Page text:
“Ms. Haddad Maia, a 23-year-old player from Brazil, provided a urine sample on 4 June 2019 in association with her participation in the WTA Croatia Bol Open held in Bol, Croatia from 3 June to 9 June,” the ITF said in the statement on Tuesday afternoon.

“That sample was sent to the World Anti-Doping Agency (“WADA”) accredited laboratory in Montreal, Canada for analysis, and was found to contain SARM S-22 and SARM LGD-4033 metabolite. SARM S-22 and SARM LGD-4033 are Non-Specified substances, which are prohibited under category S1 of the 2019 WADA Prohibited List (Anabolic Agents), and therefore are also prohibited under the Programme. Positive tests for Non-Specified Substances carry a mandatory Provisional Suspension.”

It is understood that Haddad Maia will appeal her case and is now the third Brazilian to be caught under the Anti-Doping programme after Thomaz Bellucci and Joao Souza.

Recently Haddad Maia had beaten former world number one Garbine Muguruza at Wimbledon before losing to Harriet Dart in the next round.

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Jack Sock Feeling Refreshed Ahead Of Tennis Return In Atlanta

Jack Sock is feeling ready to go ahead of his return to Tennis in Atlanta on Tuesday evening.

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Jack Sock (@BNPPARIBASOPEN - Twitter)

Jack Sock is feeling refreshed and raring to go as he looks to make his return to Tennis this week in Atlanta. 

 

After missing six months of action due to two torn ligaments in his thumb, Jack Sock is ready to make his return this week in Atlanta.

Although the injury was frustrating, Sock sees it as a blessing in disguise as he finished 2018 with a 8-22 record in singles, “It’s very unfortunate to get injured obviously, but I think it was potentially the biggest blessing in disguise for my career,” Sock told atptour.com.

“So to be able to take those months and get a new mentality, enjoy playing the sport again and get excited about playing and come back out, I’ll be ready to fire.” 

Even though Sock is making his return to action this week in singles and doubles, the American admits that it will take a while for the thumb to loosen up, “It’s still a little stiff,” Sock said.

“I was hoping to maybe start a little bit earlier than this and maybe have played a couple tournaments leading into the US Open Series, but you don’t realise how much you need your thumb in daily life and in tennis and how I hold it, the forehand was the last thing I was able to do.”

Now the two-time doubles grand slam champion is feeling refreshed and is looking forward to the challenge of being the underdog, “Overall I feel very refreshed. I’m excited to play again, which I haven’t been able to say that in a long time,” he explained.

“I’m definitely excited to get out there and compete again. I’m just going to go play tennis for the first time in a while. I’m just going to go be happy on the court and enjoy playing and I’ll be the underdog now, which will be nice.

“I’ll be the ranking underdog and be able to go out and play free and have a smile on my face. If I win, amazing. If I don’t win, I’m out there playing again. It’s not going to bother me.”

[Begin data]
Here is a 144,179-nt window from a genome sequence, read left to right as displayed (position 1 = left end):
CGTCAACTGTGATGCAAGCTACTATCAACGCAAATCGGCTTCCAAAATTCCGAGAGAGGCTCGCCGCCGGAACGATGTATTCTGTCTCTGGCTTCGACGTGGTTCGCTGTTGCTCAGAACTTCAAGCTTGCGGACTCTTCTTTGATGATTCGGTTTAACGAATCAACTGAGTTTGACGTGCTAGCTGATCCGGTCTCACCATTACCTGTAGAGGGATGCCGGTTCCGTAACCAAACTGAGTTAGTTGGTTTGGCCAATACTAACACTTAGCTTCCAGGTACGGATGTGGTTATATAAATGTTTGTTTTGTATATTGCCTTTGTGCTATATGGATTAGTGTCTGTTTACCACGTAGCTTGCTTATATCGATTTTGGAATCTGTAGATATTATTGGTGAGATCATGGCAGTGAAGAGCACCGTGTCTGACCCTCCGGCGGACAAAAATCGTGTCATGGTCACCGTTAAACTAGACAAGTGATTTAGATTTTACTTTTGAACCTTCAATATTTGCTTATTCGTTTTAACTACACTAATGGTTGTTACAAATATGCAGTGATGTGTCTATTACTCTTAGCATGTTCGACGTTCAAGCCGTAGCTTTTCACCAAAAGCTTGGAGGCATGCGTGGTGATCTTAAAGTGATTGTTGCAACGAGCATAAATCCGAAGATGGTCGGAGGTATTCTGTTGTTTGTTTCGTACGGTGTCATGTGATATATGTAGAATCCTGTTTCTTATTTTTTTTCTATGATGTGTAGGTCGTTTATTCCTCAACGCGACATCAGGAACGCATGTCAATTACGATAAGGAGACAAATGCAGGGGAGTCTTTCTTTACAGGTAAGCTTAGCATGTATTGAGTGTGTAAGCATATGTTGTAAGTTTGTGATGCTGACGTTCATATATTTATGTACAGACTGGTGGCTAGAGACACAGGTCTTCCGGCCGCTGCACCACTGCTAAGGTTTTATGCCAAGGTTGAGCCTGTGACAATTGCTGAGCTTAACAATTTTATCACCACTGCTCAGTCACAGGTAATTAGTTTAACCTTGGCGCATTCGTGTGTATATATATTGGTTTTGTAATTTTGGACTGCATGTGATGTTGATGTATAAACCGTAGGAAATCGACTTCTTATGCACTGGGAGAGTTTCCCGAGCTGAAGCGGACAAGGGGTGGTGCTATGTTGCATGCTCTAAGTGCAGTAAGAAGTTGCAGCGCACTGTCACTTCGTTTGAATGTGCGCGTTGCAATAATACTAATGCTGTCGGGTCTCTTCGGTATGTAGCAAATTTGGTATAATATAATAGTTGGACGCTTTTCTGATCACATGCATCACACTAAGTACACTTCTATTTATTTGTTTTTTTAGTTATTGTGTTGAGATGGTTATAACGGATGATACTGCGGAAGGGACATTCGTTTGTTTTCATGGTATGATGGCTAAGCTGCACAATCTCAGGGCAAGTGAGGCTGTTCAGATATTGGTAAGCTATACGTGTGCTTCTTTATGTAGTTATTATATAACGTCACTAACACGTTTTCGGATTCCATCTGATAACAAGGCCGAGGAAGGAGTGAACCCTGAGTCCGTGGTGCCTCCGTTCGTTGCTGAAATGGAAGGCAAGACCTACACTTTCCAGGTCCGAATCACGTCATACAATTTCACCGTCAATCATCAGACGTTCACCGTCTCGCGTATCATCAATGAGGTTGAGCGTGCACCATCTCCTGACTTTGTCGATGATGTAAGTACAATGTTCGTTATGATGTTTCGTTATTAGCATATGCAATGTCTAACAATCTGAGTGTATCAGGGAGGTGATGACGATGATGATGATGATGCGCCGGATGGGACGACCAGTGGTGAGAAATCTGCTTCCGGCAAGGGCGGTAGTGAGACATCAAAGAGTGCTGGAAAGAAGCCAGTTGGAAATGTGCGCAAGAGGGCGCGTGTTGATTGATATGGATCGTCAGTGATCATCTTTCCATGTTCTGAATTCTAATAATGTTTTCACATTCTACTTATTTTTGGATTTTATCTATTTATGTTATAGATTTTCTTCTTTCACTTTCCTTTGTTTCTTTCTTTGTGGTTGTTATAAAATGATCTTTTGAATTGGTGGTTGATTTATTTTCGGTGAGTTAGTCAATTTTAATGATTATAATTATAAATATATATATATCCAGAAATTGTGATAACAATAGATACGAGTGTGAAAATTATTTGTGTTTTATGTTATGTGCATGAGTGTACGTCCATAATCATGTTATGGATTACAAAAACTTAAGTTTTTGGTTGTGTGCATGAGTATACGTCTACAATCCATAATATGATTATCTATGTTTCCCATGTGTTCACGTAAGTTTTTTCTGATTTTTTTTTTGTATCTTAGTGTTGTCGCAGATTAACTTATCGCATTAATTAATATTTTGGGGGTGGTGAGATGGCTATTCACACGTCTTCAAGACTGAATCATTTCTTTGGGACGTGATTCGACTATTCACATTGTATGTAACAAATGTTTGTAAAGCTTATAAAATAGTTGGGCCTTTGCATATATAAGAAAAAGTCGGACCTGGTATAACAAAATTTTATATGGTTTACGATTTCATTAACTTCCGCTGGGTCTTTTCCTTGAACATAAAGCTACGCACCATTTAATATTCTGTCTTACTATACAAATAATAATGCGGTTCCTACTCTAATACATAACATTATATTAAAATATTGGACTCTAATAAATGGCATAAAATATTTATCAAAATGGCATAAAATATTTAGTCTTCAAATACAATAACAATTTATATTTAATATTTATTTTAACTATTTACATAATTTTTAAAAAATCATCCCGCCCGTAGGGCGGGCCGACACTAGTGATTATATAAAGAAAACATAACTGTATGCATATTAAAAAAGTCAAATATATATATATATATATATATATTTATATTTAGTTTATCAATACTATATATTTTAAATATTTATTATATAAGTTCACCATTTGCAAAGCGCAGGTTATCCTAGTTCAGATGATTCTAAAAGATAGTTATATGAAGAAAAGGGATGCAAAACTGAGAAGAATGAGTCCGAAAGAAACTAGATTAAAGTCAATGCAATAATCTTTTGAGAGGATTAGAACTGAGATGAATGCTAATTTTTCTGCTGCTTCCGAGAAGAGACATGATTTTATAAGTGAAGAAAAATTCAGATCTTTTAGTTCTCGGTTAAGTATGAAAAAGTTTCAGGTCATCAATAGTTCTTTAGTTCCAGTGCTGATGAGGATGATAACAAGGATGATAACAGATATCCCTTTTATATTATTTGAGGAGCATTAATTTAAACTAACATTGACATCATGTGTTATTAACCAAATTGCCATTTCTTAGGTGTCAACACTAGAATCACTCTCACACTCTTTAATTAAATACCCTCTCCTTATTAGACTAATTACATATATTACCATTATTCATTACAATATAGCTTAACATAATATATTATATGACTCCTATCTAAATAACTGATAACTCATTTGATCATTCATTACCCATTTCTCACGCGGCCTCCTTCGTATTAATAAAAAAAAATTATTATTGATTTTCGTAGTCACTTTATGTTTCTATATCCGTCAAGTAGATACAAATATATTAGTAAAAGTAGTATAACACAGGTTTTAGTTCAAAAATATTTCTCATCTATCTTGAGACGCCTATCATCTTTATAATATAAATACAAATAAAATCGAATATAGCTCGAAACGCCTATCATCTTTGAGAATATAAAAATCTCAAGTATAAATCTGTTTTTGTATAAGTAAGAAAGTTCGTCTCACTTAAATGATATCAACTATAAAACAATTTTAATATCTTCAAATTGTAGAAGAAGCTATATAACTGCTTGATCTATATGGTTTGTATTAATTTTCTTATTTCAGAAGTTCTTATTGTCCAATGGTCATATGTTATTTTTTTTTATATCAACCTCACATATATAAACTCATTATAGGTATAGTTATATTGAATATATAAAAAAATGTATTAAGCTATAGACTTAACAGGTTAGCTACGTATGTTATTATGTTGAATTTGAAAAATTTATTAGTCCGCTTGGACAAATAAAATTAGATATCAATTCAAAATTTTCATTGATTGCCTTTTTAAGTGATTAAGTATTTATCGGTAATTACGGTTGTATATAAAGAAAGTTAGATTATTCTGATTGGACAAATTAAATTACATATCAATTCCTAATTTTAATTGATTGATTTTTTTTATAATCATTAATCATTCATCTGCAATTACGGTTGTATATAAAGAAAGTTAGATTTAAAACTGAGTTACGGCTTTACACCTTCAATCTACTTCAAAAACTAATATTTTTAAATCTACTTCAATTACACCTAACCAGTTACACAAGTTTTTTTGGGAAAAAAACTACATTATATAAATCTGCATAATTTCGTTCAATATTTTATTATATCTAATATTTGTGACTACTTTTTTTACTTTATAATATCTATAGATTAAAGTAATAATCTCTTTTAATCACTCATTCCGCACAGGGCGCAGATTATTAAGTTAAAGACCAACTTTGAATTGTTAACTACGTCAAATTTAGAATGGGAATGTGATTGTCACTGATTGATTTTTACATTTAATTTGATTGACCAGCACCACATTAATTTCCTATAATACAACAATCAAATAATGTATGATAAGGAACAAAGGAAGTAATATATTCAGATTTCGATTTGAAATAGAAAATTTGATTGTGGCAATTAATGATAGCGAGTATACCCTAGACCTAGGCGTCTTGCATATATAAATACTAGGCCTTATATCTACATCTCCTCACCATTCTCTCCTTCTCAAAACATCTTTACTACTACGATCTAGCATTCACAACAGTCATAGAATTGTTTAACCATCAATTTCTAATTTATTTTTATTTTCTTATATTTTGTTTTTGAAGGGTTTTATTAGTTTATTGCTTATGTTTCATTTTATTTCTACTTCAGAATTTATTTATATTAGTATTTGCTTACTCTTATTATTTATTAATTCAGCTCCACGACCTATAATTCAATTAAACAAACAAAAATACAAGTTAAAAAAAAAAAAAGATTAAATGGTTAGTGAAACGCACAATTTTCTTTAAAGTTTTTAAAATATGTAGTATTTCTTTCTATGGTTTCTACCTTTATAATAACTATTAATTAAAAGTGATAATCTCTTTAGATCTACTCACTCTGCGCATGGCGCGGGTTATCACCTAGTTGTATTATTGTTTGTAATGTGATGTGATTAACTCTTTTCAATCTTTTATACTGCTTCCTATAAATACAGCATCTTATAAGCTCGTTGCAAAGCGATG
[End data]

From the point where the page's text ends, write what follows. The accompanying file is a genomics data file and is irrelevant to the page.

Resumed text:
The 26 year-old is now 180 in the world in singles as he looks to reclaim some of the form that got him to the ATP World Tour Finals in 2017 and 2018 in doubles.

It will be a testing first round for Sock as he plays talented Serbian and Antalya finalist Miomir Kecmanovic in the first round at 7pm local time on Tuesday evening.

 

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Rudolf Molleker knocks out two-time champion Leonardo Mayer in Hamburg

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German 18-year-old Next Gen player Rudolf Molleker knocked out 2014 and 2017 Hamburg champion Leonardo Mayer 7-6 (8-6) 6-4 after 1 hour and 39 minutes at the Hamburg European Open.

 

Molleker beat Mayer in 2017 in the Hamburg qualifying round, but Mayer got a spot in the main draw as a lucky loser and went on to win the title.

Molleker fended off all three break points in two consecutive games of the first set, before saving two set points in the tie-break. He sealed the second set with a single break.

The German teenager saved two break points in the seventh game with two service games with two service winners and one more chance in the ninth game to set up a tie-break. Mayer took the lead twice at 6-5 and 8-7, but Molleker saved both chances with two winners and sealed the tie-break on the 18th point after a double fault from Mayer.

Molleker earned an early break at the start of the second set and held his service games in the next games before sealing the win with a service winner at 5-4 to secure his spot in the round of 16.

Marton Fucsovics cruised past Phillip Kohlschreiber 6-3 6-0 dropping just 16 points on serve. Fucsovics got an early break in the fourth game to clinch the opening set 6-3. The Hungarian player broke three times in a one-sided second set and sealed the win with a service winner.

Andrey Rublev, who lost in the second round at Wimbledon and Umag, edged this year’s Munich and Houston champion Christian Garin 6-4 7-6 (7-5) after 1 hour and 39 minutes to score his second win over the Chilean player this year. Rublev broke three times to seal the opening set 6-4. The Russian player got the break back at 4-5 in the second set to set up a tie-break, which he sealed 7-5.

Jeremy Chardy came back from losing the first set to beat Jeremy Chardy 6-7 (4-7) 7-5 6-3 after 2 hours and 34 minutes. Paire fended off a set point at 4-5 in the opening set to clinch the tie-break 7-4. Paire got a late break in the second set, but Chardy won two games at 5-5 to force the match to the third set. Chardy went up a double break to seal the third set 6-3.

Martin Klizan converted all five break points to cruise past Daniel Altmaier 6-2 6-2.